8-10 September 2019 | Odense
Habtamu Garomssa, Claudia Umanzor, and Alexander Lennart Schmidt, all team members of S2BMRC, contributed to the ongoing discussions within the CINet community.
The three researchers presented their latest research results on the 20th International CINet conference at Southern Denmark University in Odense (Denmark). During the presentation sessions, Habtamu, Claudia and Alexander got the opportunity to discuss with leading experts in their fields and receive valuable feedback. This will allow to further improve the ongoing research projects. Furthermore, S2BMRC could foster the relationship with the CINet community, strengthen existing relationships and build new ones.
Here is an overview of the three presented articles:
Habtamu Garomssa: UNIVERSITY ENTREPRENEURIALISM VIS A VIS DISCIPLINARY VARIANCE (THE CASE OF ADDIS ABABA UNIVERSITY)
Claudia Umanzor: INNOVATION DISTRICTS: A FORMAL PERSPECTIVE, FROM SLR TO CONTRIBUTIONS
The term innovation district was cited in a peer-reviewed article for the first time in 2005, as a shy synonym for technology districts in a comparative study among China and the USA, mainly focusing on the role of the state in such configurations. Today, the evolution of the "innovation districts" concept can also be understood from a more territorial perspective, making a point out of the high technology and innovation potential of neighbourhood-size districts. To identify the numerous concepts and research streams dealing with innovation districts, a systematic literature review (SLR) is considered the right approach for this paper, to understand the phenomena of innovation districts as key for economic success and applicability in the developing world.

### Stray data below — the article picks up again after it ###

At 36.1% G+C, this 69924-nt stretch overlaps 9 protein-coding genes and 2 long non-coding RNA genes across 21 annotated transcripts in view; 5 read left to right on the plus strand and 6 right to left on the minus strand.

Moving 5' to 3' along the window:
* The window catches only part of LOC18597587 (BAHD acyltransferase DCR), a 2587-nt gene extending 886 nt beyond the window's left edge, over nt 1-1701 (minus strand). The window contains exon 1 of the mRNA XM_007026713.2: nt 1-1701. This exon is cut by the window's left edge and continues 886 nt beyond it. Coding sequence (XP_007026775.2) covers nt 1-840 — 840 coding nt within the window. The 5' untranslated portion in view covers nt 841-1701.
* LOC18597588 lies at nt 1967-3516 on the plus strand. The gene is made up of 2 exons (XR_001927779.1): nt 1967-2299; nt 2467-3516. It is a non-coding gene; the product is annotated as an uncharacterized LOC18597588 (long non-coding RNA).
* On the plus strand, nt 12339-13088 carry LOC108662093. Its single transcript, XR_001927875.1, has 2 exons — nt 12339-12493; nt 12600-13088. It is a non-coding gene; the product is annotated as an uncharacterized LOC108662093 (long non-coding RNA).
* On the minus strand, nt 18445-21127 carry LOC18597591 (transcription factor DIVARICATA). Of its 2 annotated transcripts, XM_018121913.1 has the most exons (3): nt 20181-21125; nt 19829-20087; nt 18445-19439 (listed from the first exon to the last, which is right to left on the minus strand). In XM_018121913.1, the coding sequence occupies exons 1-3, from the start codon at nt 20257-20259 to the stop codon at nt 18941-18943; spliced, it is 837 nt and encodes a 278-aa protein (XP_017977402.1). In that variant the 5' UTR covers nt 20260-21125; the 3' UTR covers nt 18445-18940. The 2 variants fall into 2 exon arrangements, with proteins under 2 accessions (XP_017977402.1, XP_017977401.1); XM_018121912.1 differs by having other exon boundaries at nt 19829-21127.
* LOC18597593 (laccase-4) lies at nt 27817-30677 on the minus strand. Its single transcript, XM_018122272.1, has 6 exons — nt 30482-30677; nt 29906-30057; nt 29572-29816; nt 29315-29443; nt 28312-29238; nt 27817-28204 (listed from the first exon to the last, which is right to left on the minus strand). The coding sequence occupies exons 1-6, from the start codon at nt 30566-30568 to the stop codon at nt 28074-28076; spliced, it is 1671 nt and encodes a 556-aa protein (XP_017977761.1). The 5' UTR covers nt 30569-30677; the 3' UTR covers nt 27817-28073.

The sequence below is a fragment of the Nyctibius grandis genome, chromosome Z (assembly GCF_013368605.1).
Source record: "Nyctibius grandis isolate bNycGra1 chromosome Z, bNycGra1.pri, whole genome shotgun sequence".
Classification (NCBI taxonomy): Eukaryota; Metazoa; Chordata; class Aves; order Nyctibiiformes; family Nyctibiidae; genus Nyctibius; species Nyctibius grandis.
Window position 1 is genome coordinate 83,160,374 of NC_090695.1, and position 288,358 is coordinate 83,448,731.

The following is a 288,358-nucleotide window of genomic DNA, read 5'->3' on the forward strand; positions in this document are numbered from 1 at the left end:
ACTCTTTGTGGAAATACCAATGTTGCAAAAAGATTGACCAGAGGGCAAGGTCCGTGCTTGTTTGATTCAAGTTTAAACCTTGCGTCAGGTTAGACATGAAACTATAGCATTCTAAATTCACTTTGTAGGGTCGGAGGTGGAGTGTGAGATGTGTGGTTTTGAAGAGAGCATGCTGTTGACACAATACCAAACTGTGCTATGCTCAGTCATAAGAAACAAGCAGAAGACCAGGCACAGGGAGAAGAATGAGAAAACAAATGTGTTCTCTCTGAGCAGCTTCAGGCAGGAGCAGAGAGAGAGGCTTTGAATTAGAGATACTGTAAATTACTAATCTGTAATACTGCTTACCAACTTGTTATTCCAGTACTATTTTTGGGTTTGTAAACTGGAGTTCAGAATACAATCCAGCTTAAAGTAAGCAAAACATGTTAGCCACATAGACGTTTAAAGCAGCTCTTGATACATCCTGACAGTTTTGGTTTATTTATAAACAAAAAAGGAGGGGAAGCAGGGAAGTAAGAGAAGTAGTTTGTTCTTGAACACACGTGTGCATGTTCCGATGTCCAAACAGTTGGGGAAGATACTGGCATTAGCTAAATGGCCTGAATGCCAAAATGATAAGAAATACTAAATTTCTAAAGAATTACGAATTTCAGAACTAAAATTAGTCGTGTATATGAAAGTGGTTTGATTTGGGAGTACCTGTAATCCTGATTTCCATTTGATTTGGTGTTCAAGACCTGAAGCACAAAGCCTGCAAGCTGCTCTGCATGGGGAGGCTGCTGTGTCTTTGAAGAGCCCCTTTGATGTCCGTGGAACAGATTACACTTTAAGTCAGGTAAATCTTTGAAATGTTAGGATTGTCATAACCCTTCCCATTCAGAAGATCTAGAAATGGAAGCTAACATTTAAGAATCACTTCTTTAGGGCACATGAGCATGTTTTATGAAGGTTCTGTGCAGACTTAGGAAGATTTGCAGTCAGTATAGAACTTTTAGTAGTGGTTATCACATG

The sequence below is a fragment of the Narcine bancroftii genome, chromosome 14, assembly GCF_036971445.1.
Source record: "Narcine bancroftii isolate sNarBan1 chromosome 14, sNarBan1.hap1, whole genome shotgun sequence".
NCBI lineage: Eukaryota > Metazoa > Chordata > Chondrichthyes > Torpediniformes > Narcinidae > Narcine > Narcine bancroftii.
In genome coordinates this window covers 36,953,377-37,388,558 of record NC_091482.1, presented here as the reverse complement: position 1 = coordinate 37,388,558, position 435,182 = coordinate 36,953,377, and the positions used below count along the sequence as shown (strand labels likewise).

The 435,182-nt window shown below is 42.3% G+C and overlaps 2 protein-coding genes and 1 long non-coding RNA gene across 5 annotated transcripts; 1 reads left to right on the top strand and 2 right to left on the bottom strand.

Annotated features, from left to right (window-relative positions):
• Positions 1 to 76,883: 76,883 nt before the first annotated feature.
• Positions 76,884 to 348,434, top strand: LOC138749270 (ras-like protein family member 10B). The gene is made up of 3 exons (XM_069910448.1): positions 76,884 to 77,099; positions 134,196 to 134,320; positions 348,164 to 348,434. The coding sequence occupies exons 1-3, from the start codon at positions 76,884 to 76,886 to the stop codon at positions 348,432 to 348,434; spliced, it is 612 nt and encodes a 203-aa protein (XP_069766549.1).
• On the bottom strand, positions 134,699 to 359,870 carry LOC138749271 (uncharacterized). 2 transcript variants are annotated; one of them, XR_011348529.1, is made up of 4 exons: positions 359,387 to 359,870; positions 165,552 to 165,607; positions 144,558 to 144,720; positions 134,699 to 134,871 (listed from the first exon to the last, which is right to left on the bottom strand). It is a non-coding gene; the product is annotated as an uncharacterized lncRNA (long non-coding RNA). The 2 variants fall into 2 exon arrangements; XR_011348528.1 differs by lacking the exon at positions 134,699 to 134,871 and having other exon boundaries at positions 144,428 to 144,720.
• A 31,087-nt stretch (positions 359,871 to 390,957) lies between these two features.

Alexander Schmidt et al.: Paving the way for an era of continual disruption: Empirical reconciliation of Dynamic Capabilities, Business Model Innovation and Disruptive Innovation
Our results indicate that dynamic capabilities are a decisive antecedent to perform business model innovation, which in turn is positively associated with disruptiveness of innovation. Additionally, we provide empirical evidence that strong dynamic capabilities alone are not sufficient to be positively associated with disruption. Consequently, our study contributes to the ongoing scholarly discussions and advances theory building of disruption through a.) Linking the constructs of dynamic capabilities, business model innovation, and disruptive innovation, and b.) Revising the ex-ante view on disruptive innovation.